KNOXVILLE — The University of Tennessee men’s basketball team thinks it has patched up its perimeter defense problems.
Marcus Thornton will be the judge of that.
LSU’s scorching hot senior will take aim at the Volunteers’ defense tonight at Thompson-Boling Arena, where several opposing shooting guards have feasted this season.
“I’ve been studying LSU pretty closely, and (Thornton) would be somebody that you would need to cover and identify like Jodie Meeks,” UT coach Bruce Pearl said.
The Vols couldn’t corral Meeks, whose program-record 54 points led Kentucky to a victory in Knoxville two weeks ago. They hope to have better success against the SEC’s other 6-foot-4 star guard.
LSU spreads the wealth more than Kentucky, but Thornton still ranks fourth in the league with 18.9 points per game. He was named conference player of the week Monday after scoring 31 and 30 points against Mississippi State and Xavier.
“He’s a great guard,” UT redshirt freshman Cameron Tatum said of Thornton. “We’re going to keep watching tape and get to know his tendencies and play him before the catch, and then just play him tough and aggressively.
“That’s one area Meeks really hurt us, before the catch.”
UT’s perimeter defense has stiffened in the three games since UK.
The Vols held Memphis to 19-for-56 (33.9 percent) shooting Saturday. They were similarly solid at Vanderbilt, limiting the Commodores to 20-for-58 (34.5 percent).
In the first game after the Meeks onslaught, South Carolina needed a hot streak in the final minutes to reach 40 percent shooting against UT.
“The Jodie Meeks situation opened our eyes up a lot, in terms of playing defense,” Tatum said. “We don’t want that feeling ever again.”
Added junior forward Tyler Smith: “If 54 points doesn’t embarrass you, what will?”
Tonight will probably be a bigger test, though. As solid as Memphis seems, it lacks proficient perimeter shooting. And this season certainly hasn’t featured a typical Kevin Stallings offense at Vanderbilt.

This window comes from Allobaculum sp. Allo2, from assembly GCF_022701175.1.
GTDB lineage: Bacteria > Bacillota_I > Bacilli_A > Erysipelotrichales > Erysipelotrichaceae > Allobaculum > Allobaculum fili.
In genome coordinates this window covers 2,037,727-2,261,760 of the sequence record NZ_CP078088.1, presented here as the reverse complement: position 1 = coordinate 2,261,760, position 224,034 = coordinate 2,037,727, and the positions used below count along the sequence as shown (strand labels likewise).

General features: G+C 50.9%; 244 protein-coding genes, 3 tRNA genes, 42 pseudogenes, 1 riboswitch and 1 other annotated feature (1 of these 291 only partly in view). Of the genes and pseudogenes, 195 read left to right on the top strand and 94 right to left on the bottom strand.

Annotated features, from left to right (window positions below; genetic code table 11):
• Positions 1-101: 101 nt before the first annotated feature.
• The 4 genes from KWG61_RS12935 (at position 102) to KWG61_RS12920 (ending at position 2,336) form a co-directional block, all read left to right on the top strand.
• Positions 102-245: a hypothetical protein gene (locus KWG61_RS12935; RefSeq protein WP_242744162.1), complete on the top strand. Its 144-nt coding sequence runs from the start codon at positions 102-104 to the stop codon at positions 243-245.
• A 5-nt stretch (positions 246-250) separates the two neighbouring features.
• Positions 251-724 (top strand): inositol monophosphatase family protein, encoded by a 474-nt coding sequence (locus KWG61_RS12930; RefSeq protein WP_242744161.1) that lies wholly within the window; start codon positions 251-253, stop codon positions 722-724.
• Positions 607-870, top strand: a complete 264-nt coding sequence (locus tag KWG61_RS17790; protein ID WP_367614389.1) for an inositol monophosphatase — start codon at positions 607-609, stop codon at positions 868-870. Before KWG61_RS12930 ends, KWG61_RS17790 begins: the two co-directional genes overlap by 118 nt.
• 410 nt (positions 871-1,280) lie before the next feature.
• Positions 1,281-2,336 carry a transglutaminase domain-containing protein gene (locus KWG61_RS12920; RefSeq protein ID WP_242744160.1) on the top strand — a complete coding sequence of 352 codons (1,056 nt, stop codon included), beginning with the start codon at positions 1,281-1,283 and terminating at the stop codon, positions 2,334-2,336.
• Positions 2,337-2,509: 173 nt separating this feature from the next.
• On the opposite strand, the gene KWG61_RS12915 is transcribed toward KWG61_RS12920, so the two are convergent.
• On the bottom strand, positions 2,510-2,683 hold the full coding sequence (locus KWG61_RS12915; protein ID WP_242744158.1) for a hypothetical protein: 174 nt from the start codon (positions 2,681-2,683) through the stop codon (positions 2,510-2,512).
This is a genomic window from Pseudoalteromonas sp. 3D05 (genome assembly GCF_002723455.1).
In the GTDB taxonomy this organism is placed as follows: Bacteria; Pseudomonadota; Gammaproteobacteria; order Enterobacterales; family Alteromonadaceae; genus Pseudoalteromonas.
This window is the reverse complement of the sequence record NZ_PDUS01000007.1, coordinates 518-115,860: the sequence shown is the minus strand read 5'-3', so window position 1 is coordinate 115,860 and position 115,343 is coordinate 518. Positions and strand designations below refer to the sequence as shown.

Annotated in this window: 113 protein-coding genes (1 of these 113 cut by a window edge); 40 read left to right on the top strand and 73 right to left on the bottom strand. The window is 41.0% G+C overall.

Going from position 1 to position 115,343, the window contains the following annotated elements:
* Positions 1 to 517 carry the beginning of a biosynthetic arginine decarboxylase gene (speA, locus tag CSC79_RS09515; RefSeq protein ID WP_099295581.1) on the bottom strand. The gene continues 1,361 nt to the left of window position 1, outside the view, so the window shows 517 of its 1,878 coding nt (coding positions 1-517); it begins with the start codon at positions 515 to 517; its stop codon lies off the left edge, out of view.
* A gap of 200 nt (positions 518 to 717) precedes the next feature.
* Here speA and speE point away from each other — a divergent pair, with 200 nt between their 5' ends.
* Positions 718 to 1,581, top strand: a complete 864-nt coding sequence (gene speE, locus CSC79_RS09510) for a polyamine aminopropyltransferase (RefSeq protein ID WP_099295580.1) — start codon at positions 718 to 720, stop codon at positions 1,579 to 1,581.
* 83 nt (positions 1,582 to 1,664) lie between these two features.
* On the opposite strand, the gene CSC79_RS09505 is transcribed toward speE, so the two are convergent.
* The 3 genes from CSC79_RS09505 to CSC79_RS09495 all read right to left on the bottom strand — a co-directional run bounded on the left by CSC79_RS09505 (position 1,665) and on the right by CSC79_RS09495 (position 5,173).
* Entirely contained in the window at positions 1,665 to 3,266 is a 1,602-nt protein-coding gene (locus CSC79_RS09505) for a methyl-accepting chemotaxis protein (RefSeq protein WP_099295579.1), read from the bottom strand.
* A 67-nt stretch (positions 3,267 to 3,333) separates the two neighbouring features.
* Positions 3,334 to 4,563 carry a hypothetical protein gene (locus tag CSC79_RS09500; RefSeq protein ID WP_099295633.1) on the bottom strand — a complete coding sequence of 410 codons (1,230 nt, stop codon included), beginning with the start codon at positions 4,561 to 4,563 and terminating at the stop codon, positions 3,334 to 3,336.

LSU, meanwhile, leads the SEC at 38.6 percent shooting from behind the arc.
“The difference (between Meeks and Thornton) I would say that jumps out at me is LSU’s got more weapons than Kentucky,” Pearl said. “Kentucky has got two tremendous weapons offensively in Patrick Patterson and Jodie Meeks, and then whatever comes anybody else’s way comes their way, and they take whatever’s left. LSU will do more for Tasmin Mitchell, and then there’s some other guys that are factors.
“And yet Marcus Thornton is completely capable of going off, and he has. So I would say that he’ll probably receive the same level of attention, even though LSU’s got more weapons. Would I anticipate him taking 22 shots? I don’t know that I would.”
LSU has compiled a solid record against a favorable schedule — 179th out of 343 NCAA Division I programs, according to collegerpi.com — but the Tigers hung with 10th-ranked Xavier in an 80-70 loss Saturday night.
Before that, LSU cruised to double-digit victories over SEC foes South Carolina, Ole Miss and Mississippi State.
The Tigers have a roster full of defensively solid athletes recruited by John Brady, and his replacement — first-year coach Trent Johnson — has enjoyed more offensive success.
LSU also has experience. Several of its seniors played prominent roles on the Final Four team three seasons ago.
“They make your inside points in the paint even more challenging because of how long they are and how physical they are, and obviously points in the paint are the only points that we’re getting,” Pearl said. “We’ll have to figure out a way to get some more points from the perimeter to open things up on the inside.”
And the Vols must limit Thornton on the other end.